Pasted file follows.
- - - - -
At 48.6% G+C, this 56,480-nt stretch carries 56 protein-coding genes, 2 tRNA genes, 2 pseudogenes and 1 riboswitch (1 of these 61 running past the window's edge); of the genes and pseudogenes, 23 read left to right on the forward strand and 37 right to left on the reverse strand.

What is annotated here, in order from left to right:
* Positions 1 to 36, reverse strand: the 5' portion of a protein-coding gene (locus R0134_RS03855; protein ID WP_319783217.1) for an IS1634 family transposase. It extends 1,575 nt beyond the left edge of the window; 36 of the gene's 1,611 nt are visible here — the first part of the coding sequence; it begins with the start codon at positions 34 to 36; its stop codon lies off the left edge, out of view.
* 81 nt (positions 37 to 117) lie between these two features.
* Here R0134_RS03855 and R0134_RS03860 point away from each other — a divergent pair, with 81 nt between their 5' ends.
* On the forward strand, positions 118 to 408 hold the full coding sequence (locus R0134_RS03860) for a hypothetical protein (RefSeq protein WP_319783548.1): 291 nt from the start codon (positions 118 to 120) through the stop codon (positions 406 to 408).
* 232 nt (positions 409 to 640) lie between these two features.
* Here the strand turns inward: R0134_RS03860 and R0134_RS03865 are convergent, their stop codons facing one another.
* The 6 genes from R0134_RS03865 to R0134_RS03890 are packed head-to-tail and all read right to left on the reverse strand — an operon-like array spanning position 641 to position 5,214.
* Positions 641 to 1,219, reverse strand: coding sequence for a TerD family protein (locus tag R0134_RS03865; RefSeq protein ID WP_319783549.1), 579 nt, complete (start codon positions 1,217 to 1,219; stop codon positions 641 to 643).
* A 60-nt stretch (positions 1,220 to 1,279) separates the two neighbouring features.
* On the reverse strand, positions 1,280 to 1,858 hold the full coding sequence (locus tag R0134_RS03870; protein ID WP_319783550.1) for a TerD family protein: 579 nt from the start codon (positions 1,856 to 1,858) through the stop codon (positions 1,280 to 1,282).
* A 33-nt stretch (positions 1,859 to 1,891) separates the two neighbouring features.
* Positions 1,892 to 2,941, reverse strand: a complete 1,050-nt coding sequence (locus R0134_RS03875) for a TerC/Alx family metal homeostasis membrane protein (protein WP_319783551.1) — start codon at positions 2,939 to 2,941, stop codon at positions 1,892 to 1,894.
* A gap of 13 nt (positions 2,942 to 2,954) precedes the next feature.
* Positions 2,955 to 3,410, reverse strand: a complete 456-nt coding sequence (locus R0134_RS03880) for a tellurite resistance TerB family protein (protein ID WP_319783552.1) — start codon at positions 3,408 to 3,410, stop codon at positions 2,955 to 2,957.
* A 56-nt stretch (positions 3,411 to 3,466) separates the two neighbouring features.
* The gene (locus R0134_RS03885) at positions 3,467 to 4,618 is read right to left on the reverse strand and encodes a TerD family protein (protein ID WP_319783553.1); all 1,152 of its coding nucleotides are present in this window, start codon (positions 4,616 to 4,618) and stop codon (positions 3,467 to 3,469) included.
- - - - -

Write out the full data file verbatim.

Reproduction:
At 48.6% G+C, this 56,480-nt stretch carries 56 protein-coding genes, 2 tRNA genes, 2 pseudogenes and 1 riboswitch (1 of these 61 running past the window's edge); of the genes and pseudogenes, 23 read left to right on the forward strand and 37 right to left on the reverse strand.

What is annotated here, in order from left to right:
* Positions 1 to 36, reverse strand: the 5' portion of a protein-coding gene (locus R0134_RS03855; protein ID WP_319783217.1) for an IS1634 family transposase. It extends 1,575 nt beyond the left edge of the window; 36 of the gene's 1,611 nt are visible here — the first part of the coding sequence; it begins with the start codon at positions 34 to 36; its stop codon lies off the left edge, out of view.
* 81 nt (positions 37 to 117) lie between these two features.
* Here R0134_RS03855 and R0134_RS03860 point away from each other — a divergent pair, with 81 nt between their 5' ends.
* On the forward strand, positions 118 to 408 hold the full coding sequence (locus R0134_RS03860) for a hypothetical protein (RefSeq protein WP_319783548.1): 291 nt from the start codon (positions 118 to 120) through the stop codon (positions 406 to 408).
* 232 nt (positions 409 to 640) lie between these two features.
* Here the strand turns inward: R0134_RS03860 and R0134_RS03865 are convergent, their stop codons facing one another.
* The 6 genes from R0134_RS03865 to R0134_RS03890 are packed head-to-tail and all read right to left on the reverse strand — an operon-like array spanning position 641 to position 5,214.
* Positions 641 to 1,219, reverse strand: coding sequence for a TerD family protein (locus tag R0134_RS03865; RefSeq protein ID WP_319783549.1), 579 nt, complete (start codon positions 1,217 to 1,219; stop codon positions 641 to 643).
* A 60-nt stretch (positions 1,220 to 1,279) separates the two neighbouring features.
* On the reverse strand, positions 1,280 to 1,858 hold the full coding sequence (locus tag R0134_RS03870; protein ID WP_319783550.1) for a TerD family protein: 579 nt from the start codon (positions 1,856 to 1,858) through the stop codon (positions 1,280 to 1,282).
* A 33-nt stretch (positions 1,859 to 1,891) separates the two neighbouring features.
* Positions 1,892 to 2,941, reverse strand: a complete 1,050-nt coding sequence (locus R0134_RS03875) for a TerC/Alx family metal homeostasis membrane protein (protein WP_319783551.1) — start codon at positions 2,939 to 2,941, stop codon at positions 1,892 to 1,894.
* A gap of 13 nt (positions 2,942 to 2,954) precedes the next feature.
* Positions 2,955 to 3,410, reverse strand: a complete 456-nt coding sequence (locus R0134_RS03880) for a tellurite resistance TerB family protein (protein ID WP_319783552.1) — start codon at positions 3,408 to 3,410, stop codon at positions 2,955 to 2,957.
* A 56-nt stretch (positions 3,411 to 3,466) separates the two neighbouring features.
* The gene (locus R0134_RS03885) at positions 3,467 to 4,618 is read right to left on the reverse strand and encodes a TerD family protein (protein ID WP_319783553.1); all 1,152 of its coding nucleotides are present in this window, start codon (positions 4,616 to 4,618) and stop codon (positions 3,467 to 3,469) included.